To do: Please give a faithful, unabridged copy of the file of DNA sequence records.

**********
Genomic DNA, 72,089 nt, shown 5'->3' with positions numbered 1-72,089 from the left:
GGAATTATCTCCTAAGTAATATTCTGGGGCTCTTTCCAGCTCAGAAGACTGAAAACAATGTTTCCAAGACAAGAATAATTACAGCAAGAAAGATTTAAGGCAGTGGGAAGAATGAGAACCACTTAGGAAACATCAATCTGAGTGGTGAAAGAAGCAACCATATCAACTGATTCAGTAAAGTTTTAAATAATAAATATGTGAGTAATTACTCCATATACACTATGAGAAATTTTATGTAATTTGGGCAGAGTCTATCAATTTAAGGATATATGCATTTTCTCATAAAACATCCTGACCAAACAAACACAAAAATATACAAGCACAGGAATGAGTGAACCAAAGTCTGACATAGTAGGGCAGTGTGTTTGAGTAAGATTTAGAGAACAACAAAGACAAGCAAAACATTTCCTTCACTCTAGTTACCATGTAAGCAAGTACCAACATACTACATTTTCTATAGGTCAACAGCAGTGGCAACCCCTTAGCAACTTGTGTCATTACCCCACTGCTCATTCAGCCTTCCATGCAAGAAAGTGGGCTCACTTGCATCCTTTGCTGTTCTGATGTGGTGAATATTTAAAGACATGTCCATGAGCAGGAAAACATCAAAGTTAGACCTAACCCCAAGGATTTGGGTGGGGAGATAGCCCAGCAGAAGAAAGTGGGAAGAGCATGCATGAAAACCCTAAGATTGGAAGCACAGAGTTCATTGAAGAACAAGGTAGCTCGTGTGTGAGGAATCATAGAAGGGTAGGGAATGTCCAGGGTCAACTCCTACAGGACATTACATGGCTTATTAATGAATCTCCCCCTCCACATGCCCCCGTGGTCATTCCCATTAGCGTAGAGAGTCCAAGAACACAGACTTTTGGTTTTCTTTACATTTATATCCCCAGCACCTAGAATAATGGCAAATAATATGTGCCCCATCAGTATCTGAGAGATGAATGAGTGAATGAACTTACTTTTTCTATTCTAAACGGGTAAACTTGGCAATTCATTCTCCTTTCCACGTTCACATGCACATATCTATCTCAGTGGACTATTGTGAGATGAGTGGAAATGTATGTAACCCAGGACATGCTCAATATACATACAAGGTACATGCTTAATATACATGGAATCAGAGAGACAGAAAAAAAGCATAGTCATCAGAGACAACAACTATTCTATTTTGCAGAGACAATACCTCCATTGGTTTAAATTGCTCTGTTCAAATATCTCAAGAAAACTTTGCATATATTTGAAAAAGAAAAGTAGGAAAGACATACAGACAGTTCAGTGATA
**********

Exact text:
Genomic DNA, 72,089 nt, shown 5'->3' with positions numbered 1-72,089 from the left:
GGAATTATCTCCTAAGTAATATTCTGGGGCTCTTTCCAGCTCAGAAGACTGAAAACAATGTTTCCAAGACAAGAATAATTACAGCAAGAAAGATTTAAGGCAGTGGGAAGAATGAGAACCACTTAGGAAACATCAATCTGAGTGGTGAAAGAAGCAACCATATCAACTGATTCAGTAAAGTTTTAAATAATAAATATGTGAGTAATTACTCCATATACACTATGAGAAATTTTATGTAATTTGGGCAGAGTCTATCAATTTAAGGATATATGCATTTTCTCATAAAACATCCTGACCAAACAAACACAAAAATATACAAGCACAGGAATGAGTGAACCAAAGTCTGACATAGTAGGGCAGTGTGTTTGAGTAAGATTTAGAGAACAACAAAGACAAGCAAAACATTTCCTTCACTCTAGTTACCATGTAAGCAAGTACCAACATACTACATTTTCTATAGGTCAACAGCAGTGGCAACCCCTTAGCAACTTGTGTCATTACCCCACTGCTCATTCAGCCTTCCATGCAAGAAAGTGGGCTCACTTGCATCCTTTGCTGTTCTGATGTGGTGAATATTTAAAGACATGTCCATGAGCAGGAAAACATCAAAGTTAGACCTAACCCCAAGGATTTGGGTGGGGAGATAGCCCAGCAGAAGAAAGTGGGAAGAGCATGCATGAAAACCCTAAGATTGGAAGCACAGAGTTCATTGAAGAACAAGGTAGCTCGTGTGTGAGGAATCATAGAAGGGTAGGGAATGTCCAGGGTCAACTCCTACAGGACATTACATGGCTTATTAATGAATCTCCCCCTCCACATGCCCCCGTGGTCATTCCCATTAGCGTAGAGAGTCCAAGAACACAGACTTTTGGTTTTCTTTACATTTATATCCCCAGCACCTAGAATAATGGCAAATAATATGTGCCCCATCAGTATCTGAGAGATGAATGAGTGAATGAACTTACTTTTTCTATTCTAAACGGGTAAACTTGGCAATTCATTCTCCTTTCCACGTTCACATGCACATATCTATCTCAGTGGACTATTGTGAGATGAGTGGAAATGTATGTAACCCAGGACATGCTCAATATACATACAAGGTACATGCTTAATATACATGGAATCAGAGAGACAGAAAAAAAGCATAGTCATCAGAGACAACAACTATTCTATTTTGCAGAGACAATACCTCCATTGGTTTAAATTGCTCTGTTCAAATATCTCAAGAAAACTTTGCATATATTTGAAAAAGAAAAGTAGGAAAGACATACAGACAGTTCAGTGATA